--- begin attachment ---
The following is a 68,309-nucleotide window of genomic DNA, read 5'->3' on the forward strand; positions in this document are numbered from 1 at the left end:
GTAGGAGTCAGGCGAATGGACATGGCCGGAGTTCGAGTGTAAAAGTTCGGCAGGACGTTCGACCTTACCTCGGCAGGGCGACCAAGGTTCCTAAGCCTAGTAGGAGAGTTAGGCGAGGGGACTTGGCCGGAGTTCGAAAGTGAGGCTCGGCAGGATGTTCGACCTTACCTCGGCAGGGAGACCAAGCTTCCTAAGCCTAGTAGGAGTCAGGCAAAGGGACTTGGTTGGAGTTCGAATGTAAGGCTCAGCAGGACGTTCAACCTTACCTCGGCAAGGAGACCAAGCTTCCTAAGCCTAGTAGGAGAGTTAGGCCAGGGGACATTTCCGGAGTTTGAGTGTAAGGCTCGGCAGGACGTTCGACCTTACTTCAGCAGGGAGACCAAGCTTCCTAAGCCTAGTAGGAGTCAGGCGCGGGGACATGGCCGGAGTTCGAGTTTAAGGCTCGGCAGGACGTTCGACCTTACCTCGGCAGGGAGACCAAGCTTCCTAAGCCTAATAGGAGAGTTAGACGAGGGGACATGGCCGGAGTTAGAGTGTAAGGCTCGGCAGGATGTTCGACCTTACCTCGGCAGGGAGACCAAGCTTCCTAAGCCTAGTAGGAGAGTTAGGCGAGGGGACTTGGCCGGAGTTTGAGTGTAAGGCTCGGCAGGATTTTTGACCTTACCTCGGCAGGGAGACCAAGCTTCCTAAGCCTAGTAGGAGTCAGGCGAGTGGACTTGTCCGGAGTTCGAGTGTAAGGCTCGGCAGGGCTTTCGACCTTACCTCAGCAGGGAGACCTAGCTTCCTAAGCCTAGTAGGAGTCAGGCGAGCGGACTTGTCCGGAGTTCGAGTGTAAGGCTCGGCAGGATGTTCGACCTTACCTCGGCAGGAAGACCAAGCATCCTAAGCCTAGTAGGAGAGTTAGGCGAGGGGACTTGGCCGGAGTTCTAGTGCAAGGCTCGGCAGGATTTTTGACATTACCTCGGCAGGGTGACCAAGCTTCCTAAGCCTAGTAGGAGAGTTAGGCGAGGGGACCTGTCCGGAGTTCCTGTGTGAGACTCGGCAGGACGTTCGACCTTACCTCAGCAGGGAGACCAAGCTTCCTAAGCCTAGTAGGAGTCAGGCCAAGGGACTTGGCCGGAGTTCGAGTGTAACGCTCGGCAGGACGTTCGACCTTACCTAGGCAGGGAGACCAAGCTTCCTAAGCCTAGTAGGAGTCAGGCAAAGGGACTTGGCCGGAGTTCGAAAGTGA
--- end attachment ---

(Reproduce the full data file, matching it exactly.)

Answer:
The following is a 68,309-nucleotide window of genomic DNA, read 5'->3' on the forward strand; positions in this document are numbered from 1 at the left end:
GTAGGAGTCAGGCGAATGGACATGGCCGGAGTTCGAGTGTAAAAGTTCGGCAGGACGTTCGACCTTACCTCGGCAGGGCGACCAAGGTTCCTAAGCCTAGTAGGAGAGTTAGGCGAGGGGACTTGGCCGGAGTTCGAAAGTGAGGCTCGGCAGGATGTTCGACCTTACCTCGGCAGGGAGACCAAGCTTCCTAAGCCTAGTAGGAGTCAGGCAAAGGGACTTGGTTGGAGTTCGAATGTAAGGCTCAGCAGGACGTTCAACCTTACCTCGGCAAGGAGACCAAGCTTCCTAAGCCTAGTAGGAGAGTTAGGCCAGGGGACATTTCCGGAGTTTGAGTGTAAGGCTCGGCAGGACGTTCGACCTTACTTCAGCAGGGAGACCAAGCTTCCTAAGCCTAGTAGGAGTCAGGCGCGGGGACATGGCCGGAGTTCGAGTTTAAGGCTCGGCAGGACGTTCGACCTTACCTCGGCAGGGAGACCAAGCTTCCTAAGCCTAATAGGAGAGTTAGACGAGGGGACATGGCCGGAGTTAGAGTGTAAGGCTCGGCAGGATGTTCGACCTTACCTCGGCAGGGAGACCAAGCTTCCTAAGCCTAGTAGGAGAGTTAGGCGAGGGGACTTGGCCGGAGTTTGAGTGTAAGGCTCGGCAGGATTTTTGACCTTACCTCGGCAGGGAGACCAAGCTTCCTAAGCCTAGTAGGAGTCAGGCGAGTGGACTTGTCCGGAGTTCGAGTGTAAGGCTCGGCAGGGCTTTCGACCTTACCTCAGCAGGGAGACCTAGCTTCCTAAGCCTAGTAGGAGTCAGGCGAGCGGACTTGTCCGGAGTTCGAGTGTAAGGCTCGGCAGGATGTTCGACCTTACCTCGGCAGGAAGACCAAGCATCCTAAGCCTAGTAGGAGAGTTAGGCGAGGGGACTTGGCCGGAGTTCTAGTGCAAGGCTCGGCAGGATTTTTGACATTACCTCGGCAGGGTGACCAAGCTTCCTAAGCCTAGTAGGAGAGTTAGGCGAGGGGACCTGTCCGGAGTTCCTGTGTGAGACTCGGCAGGACGTTCGACCTTACCTCAGCAGGGAGACCAAGCTTCCTAAGCCTAGTAGGAGTCAGGCCAAGGGACTTGGCCGGAGTTCGAGTGTAACGCTCGGCAGGACGTTCGACCTTACCTAGGCAGGGAGACCAAGCTTCCTAAGCCTAGTAGGAGTCAGGCAAAGGGACTTGGCCGGAGTTCGAAAGTGA